I’m not surprised Victoria’s Secret has dropped its ‘feminist’ rebrand – I used to work there

I’m not surprised Victoria’s Secret has decided to drop its planned feminist rebrand. Why? I used to work there. I was 19, working in the flagship Bond Street store, when I was told one of the top selling techniques was to ask male customers how my body compared to their partner’s.

Let me explain. This was an improvisation strategy taught to us for when the inevitable would happen: a man arrives at a lingerie shop without knowing his partner’s bra size. We were taught to reassure them that we can still find the perfect gift even without knowing her exact bra size… I just needed to ask them a few questions first.

“Is she bigger or smaller than me?” was the first question I was told to ask, in an attempt to get them to buy something, anything, as it would be difficult to decipher her bra size without her physically in the room. And though I was never explicitly advised to gesture towards my bust when making this enquiry, it did seem like something we were sort of expected to do. The customer reactions were varied. I’d feel the man’s eyes scanning my body and see them trail off as they pictured their girlfriend’s breasts in comparison to mine. Some would squirm and awkwardly stutter their words. Some had brutally kneejerk answers: “No, she’s much smaller.” While most were polite and very respectful, it never got less humiliating.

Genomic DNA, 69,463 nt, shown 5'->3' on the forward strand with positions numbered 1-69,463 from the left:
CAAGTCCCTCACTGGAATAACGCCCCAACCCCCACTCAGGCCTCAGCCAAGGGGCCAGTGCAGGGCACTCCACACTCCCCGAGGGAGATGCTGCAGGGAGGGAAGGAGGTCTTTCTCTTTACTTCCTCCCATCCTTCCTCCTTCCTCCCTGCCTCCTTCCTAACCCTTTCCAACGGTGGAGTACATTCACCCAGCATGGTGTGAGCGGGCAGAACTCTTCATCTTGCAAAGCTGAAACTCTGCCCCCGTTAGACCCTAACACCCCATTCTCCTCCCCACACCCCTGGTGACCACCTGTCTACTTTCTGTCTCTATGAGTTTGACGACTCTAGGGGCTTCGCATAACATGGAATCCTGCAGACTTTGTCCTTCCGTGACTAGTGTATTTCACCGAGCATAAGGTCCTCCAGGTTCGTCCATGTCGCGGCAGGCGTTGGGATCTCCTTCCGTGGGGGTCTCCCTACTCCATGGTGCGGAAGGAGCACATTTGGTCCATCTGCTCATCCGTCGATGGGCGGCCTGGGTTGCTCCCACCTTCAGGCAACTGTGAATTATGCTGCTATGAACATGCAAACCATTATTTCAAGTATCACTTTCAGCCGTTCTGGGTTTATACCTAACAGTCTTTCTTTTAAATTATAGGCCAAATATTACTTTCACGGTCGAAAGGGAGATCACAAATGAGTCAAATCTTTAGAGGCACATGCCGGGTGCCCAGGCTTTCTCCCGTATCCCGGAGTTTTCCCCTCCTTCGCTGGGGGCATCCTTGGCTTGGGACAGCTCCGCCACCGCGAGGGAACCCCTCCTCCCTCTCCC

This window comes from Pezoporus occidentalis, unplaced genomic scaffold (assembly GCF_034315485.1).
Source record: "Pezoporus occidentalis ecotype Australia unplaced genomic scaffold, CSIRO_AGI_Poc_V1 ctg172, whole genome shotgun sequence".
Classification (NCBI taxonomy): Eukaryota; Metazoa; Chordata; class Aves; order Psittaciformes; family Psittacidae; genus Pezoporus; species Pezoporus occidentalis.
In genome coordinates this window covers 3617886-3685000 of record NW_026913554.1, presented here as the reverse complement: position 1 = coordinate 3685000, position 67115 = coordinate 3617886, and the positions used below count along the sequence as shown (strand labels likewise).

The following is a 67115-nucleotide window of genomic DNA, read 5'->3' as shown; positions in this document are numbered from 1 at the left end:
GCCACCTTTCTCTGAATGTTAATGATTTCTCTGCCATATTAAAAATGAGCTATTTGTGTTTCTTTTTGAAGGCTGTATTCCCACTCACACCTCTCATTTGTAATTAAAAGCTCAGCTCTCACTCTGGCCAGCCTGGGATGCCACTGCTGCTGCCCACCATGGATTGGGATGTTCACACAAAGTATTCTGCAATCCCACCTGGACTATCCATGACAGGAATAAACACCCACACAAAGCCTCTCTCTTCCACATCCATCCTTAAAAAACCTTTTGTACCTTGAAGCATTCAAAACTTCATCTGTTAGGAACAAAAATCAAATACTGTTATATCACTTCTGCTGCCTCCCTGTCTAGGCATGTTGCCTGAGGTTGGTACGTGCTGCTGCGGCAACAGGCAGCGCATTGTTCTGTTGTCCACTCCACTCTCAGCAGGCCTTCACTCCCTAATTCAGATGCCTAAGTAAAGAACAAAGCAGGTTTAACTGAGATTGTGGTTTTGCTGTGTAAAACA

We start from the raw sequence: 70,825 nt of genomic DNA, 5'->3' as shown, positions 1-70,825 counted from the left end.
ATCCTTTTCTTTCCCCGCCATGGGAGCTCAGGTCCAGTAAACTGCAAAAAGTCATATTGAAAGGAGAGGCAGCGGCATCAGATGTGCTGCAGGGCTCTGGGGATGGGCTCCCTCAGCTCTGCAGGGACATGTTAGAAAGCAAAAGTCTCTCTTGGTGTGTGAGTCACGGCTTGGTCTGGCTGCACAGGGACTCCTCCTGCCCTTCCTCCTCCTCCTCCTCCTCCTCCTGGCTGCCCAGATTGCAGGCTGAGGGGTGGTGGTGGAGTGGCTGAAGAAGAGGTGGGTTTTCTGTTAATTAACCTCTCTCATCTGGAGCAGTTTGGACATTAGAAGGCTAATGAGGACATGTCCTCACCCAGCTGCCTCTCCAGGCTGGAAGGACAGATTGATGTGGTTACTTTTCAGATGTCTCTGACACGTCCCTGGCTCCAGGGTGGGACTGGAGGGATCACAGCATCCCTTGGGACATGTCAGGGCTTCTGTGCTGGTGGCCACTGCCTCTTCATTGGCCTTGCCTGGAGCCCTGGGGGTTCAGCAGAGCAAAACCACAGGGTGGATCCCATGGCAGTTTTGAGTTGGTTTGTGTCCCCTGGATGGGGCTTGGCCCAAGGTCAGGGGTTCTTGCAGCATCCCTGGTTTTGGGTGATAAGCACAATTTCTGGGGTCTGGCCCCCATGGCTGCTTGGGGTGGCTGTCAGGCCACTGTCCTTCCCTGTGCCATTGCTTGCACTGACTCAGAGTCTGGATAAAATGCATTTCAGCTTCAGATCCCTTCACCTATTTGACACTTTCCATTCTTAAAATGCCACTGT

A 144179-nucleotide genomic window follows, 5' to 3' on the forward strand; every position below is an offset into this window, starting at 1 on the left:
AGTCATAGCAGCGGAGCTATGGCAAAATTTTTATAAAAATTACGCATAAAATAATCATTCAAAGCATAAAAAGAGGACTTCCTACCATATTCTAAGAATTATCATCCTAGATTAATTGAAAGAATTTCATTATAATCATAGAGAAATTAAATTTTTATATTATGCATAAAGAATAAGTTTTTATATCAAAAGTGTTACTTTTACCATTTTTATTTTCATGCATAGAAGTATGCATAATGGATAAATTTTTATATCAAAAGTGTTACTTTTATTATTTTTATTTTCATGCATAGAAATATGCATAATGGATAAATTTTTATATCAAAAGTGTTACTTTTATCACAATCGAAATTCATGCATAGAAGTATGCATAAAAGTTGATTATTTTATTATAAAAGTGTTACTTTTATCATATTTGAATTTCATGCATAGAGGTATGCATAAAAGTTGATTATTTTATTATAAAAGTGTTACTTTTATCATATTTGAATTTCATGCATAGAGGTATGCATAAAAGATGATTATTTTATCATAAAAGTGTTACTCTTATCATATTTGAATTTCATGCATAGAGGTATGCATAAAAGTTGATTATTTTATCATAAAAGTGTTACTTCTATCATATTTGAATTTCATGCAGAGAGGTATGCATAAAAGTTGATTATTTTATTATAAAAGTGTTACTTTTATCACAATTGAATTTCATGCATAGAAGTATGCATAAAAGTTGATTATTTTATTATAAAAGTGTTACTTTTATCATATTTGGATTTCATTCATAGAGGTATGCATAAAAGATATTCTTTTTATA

When I first joined Victoria’s Secret in 2019, it still had the allure of being one of the world’s top brands and was regarded as the epitome of sexiness. The brand’s models, known as “VS angels”, were part of a certain beauty standard: they were thin, tall, the majority of them were white and all of them were cisgender. The brand’s annual fashion show was just as culturally relevant as the Met Gala. In 2012 – the year the London flagship opened – Barbara Palvin, Cara Delevingne and Miranda Kerr all walked down the VS catwalk in New York wearing Swarovski wings and million-dollar “fantasy” bras, while Rihanna, Bruno Mars and Justin Bieber gave live performances.

But things started to come crashing down around the time I worked there. In 2019, the brand axed its infamous fashion show after its former marketing chief, Ed Razek, controversially said he did not want transgender models in the show. Victoria’s Secret has since become embroiled in several scandals relating to inclusivity, body image and ethics. Razek was accused of multiple incidents of inappropriate contact with models, which is something he denied at the time. It also didn’t bode well when Les Wexner, the founder of L Brands – Victoria’s Secret owner – was connected to financier Jeffrey Epstein, who was charged with sex trafficking (some of Epstein’s victims came forward saying that he used his connection to Victoria’s Secret to coerce them into being alone with him – Wexner has said he was never aware of this).

After being marred by controversy, Victoria’s Secret has tried and failed to regain cultural relevance amid declining sales. This week, they’ve dramatically gone back on their “feminist” rebrand when the company told investors about Plan B: “sexiness can be inclusive”. The brand has continually failed to get in touch with the modern woman without patronising them or appearing too performative, especially given its track record promoting exclusivity over inclusivity. Perhaps this shows that the brand is better off targeting men who are looking for sexy gifts for their partners.